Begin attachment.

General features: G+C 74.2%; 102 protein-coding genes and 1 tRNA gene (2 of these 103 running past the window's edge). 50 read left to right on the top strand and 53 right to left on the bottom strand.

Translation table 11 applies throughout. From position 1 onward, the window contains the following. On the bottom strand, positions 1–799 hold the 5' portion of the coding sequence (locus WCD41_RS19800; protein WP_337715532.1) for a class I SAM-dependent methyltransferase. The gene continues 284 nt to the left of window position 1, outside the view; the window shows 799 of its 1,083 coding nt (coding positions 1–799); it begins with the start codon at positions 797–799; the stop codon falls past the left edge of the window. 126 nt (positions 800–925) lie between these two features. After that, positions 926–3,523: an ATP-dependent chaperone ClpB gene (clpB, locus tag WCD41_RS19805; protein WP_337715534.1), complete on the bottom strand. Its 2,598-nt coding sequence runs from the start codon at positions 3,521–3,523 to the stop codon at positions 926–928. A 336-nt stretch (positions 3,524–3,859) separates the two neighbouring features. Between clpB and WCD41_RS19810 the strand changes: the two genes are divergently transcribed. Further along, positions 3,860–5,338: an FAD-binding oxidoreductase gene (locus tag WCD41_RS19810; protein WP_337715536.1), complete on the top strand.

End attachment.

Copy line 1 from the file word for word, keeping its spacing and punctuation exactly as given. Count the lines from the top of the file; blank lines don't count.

General features: G+C 74.2%; 102 protein-coding genes and 1 tRNA gene (2 of these 103 running past the window's edge). 50 read left to right on the top strand and 53 right to left on the bottom strand.